Worried About COVID In Classrooms, Some Teachers Write Wills, Consider Quitting
Last year, Steven Phelps taught math at Lakeridge Junior High in the Alpine District. But once he saw his district’s plan to return to in-person classes five days a week, plus a roster of 36 kids and little ability to keep them six feet apart, he and his wife decided he was better off leaving.
“We have a son who has some health conditions and we've worked really hard since March to keep COVID out of our house,” Phelps said. “And we just decided it was too unsafe.”
So he put in for — and got — a transfer to the Salt Lake City School District, which is starting entirely online and will remain that way at least through the first quarter or until health conditions improve. He said because of its plan, it was the only district he seriously considered even though he’s taking a pay cut to move there.
He’s one of many teachers who are exploring what options they have in the face of district plans that some teachers along the Wasatch Front say put them at risk of catching COVID-19. They’re looking at everything from leaving the profession altogether to creating wills.
Phelps said he knows other teachers who have been trying to transfer into districts with plans that have a greater balance between in-person and online classes, such as Davis or Provo.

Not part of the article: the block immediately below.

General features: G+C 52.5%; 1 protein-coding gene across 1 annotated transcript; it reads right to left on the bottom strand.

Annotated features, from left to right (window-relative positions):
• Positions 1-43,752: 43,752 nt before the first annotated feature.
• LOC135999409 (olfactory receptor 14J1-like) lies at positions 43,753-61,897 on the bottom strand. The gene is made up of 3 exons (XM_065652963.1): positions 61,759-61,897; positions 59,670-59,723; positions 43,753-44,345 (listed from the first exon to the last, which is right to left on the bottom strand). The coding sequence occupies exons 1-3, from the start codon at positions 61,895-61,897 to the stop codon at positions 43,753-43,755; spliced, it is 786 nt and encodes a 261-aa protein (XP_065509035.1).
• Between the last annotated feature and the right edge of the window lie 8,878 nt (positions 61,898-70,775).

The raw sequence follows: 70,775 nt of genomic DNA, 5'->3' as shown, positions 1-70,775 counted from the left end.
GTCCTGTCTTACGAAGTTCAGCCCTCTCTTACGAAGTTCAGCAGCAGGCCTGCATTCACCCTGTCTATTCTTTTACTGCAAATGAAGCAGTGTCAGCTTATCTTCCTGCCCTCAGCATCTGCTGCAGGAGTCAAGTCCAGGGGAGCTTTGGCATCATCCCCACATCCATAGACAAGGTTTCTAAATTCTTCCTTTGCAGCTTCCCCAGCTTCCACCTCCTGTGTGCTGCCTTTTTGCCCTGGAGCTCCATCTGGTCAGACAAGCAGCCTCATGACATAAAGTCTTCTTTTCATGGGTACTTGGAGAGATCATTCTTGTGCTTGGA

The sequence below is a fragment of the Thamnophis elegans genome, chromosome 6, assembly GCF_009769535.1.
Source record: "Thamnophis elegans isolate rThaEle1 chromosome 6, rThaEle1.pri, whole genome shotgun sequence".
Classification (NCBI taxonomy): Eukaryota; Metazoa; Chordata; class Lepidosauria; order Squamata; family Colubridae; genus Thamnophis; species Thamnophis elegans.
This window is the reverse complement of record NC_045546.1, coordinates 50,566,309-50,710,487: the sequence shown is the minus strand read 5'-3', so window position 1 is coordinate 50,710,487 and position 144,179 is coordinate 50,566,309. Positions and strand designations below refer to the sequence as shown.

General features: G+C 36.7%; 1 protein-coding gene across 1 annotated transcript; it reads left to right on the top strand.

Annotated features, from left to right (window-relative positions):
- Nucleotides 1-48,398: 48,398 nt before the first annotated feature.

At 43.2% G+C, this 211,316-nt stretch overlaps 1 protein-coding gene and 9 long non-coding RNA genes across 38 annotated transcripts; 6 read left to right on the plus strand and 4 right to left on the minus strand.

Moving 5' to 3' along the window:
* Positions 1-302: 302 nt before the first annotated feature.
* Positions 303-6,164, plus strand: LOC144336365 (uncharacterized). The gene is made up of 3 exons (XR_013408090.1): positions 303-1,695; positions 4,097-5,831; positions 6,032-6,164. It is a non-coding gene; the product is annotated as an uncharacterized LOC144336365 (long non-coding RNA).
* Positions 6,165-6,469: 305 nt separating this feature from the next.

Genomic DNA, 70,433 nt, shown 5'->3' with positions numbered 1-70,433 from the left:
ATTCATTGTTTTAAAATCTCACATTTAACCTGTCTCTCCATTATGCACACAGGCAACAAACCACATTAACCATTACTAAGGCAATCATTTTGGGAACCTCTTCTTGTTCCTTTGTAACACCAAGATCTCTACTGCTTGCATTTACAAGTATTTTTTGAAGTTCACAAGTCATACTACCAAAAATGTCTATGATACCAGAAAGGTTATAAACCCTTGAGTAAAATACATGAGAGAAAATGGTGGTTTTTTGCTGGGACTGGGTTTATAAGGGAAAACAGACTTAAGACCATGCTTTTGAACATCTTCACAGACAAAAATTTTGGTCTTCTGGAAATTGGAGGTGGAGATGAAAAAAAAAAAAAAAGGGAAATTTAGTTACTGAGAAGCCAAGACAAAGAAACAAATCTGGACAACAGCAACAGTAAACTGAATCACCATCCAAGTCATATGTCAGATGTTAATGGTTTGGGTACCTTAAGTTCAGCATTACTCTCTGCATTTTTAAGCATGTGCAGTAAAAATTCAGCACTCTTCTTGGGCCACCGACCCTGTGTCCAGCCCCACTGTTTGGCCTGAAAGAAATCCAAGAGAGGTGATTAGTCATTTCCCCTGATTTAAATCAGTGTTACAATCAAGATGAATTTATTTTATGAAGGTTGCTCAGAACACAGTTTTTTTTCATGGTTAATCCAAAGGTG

He had some flexibility because math teachers are generally in higher demand and he also has special education endorsements. But he said it can be harder for others.
“It really depends on the subject you teach,” he said. “And the flexibility you have is oftentimes based on that situation.”
Other teachers are opting to take a leave of absence, though that’s unpaid and teachers aren’t always guaranteed they can come back to their same job the following year.
Caren Burns, a second grade teacher at Beehive Elementary in the Granite School District, considered doing that but said she wouldn’t be able to support herself.
Burns said she has major concerns about her district’s plan, including her ability to maintain social distance in the classroom and few options for high-risk teachers to stay home.
And because she has asthma, she said her doctor recommended she teach online. But the number of teachers who get to do that will depend on how many students request that option, and there is a strong chance not enough will sign up to accommodate all the teachers requesting it
With not much else to consider, she said she created a will, in case the worst happens.
“I can't really do anything right now to control my situation, but I can at least make sure I'm not leaving a giant burden for my family,” Burns said.
Given her likelihood of returning to the classroom and interacting with lots of people, she thinks there’s a good chance she’ll catch COVID-19. She’s seen neighbors and friends of hers contract the virus, some have had serious complications.
“It's just hard,” she said. “Quitting is an option. But I love my career. And I don't want to give it up and all of my benefits and the connections I've made for possibly a one year problem.”
Jon Reed is a reporter for KUER. Follow him on Twitter @reedathonjon